Reinventing and revitalising company culture is one of the biggest priorities for business leaders in today’s rapidly evolving climate, in which the requirement to engage and retain talent is fiercer than ever. A learning culture in particular is key to improving the employee experience and moving your business forward, because it can drive skill development, agility, responsiveness, and revenue — all items on the CEO’s agenda.

Learning and business leaders alike have struggled to even define learning culture, let alone build or improve one. So let’s start there: A learning culture is defined as “shared behaviors, values, and assumptions.” That’s why Degreed asked more than 2,400 workers from 15 countries about their behaviors, values, and assumptions in regard to learning and career growth. They focused attention on the differences that emerged between those who rated their company learning cultures as positive (called promoters) and those who rated their learning cultures as negative (detractors).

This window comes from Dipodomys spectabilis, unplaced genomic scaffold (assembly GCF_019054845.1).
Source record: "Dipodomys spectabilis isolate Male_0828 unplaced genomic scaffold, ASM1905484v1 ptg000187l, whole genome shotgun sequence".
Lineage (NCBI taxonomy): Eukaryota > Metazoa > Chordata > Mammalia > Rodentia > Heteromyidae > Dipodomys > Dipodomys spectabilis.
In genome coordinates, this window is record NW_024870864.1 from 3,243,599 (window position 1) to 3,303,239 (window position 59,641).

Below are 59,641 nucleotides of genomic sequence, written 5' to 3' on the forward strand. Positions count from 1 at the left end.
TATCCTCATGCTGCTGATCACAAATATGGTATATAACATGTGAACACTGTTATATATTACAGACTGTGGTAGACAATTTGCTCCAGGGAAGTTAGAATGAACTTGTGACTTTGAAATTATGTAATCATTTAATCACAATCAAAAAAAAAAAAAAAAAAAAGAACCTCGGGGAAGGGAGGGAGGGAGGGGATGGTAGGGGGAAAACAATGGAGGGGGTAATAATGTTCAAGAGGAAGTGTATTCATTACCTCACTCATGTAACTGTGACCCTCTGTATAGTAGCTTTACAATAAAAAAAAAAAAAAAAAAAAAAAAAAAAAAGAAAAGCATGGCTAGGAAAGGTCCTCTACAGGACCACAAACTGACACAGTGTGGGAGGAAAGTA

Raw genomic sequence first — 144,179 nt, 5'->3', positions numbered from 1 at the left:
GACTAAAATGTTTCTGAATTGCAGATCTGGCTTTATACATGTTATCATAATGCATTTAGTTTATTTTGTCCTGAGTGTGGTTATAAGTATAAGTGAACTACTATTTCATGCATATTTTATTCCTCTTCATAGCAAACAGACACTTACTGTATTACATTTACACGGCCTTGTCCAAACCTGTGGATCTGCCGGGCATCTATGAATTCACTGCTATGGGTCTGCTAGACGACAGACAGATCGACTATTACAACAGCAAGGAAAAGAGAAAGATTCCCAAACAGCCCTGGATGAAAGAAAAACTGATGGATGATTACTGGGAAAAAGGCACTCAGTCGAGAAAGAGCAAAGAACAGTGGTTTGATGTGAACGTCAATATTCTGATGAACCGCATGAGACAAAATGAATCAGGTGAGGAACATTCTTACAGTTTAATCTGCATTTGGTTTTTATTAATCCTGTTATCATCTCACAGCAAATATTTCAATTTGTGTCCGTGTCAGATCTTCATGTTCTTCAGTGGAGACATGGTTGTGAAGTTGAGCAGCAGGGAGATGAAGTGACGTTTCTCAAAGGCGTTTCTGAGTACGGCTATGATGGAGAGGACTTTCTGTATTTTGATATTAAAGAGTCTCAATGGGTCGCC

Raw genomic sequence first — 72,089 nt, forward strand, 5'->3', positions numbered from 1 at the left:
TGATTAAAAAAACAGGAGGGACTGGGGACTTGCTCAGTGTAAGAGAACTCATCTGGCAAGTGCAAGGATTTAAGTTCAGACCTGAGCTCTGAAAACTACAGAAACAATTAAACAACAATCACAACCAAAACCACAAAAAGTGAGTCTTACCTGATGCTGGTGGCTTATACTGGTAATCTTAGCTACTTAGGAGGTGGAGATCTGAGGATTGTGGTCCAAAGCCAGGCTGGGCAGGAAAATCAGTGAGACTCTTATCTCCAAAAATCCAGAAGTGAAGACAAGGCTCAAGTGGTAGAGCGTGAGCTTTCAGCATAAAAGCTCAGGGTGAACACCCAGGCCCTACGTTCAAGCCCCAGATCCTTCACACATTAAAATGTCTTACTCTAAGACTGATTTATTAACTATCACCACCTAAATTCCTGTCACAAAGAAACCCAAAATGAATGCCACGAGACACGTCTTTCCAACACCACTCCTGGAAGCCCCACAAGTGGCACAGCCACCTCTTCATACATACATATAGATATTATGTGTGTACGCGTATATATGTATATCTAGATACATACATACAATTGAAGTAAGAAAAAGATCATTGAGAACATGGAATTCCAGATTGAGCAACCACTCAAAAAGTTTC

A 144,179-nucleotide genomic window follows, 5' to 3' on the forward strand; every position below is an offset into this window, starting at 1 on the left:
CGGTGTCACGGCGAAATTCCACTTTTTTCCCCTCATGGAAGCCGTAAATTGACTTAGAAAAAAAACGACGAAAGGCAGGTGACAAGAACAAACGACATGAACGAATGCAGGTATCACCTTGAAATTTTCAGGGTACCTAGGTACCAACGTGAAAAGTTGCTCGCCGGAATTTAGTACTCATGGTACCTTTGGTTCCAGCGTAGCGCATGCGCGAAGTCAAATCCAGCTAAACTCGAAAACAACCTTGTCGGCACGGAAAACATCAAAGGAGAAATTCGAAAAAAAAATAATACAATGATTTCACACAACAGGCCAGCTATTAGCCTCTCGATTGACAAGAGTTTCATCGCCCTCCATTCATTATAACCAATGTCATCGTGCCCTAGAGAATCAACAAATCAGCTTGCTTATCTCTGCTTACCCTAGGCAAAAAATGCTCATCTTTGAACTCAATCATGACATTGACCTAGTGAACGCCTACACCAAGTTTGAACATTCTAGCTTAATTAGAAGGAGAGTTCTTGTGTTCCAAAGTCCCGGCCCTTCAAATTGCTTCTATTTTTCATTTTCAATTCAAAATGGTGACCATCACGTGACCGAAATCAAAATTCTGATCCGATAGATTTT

The research found that companies with positive learning cultures on average perform more skillfully, have more agile teams, adapt more rapidly to change, and grow revenue faster than competitors. But to get there, employees need more than just courses, videos, or even AI-personalized homepages.

In this report, Degreed share what these factors mean and offer guidance on how you can prioritize and pinpoint specific actions that can create a more positive learning culture at your own organisation.



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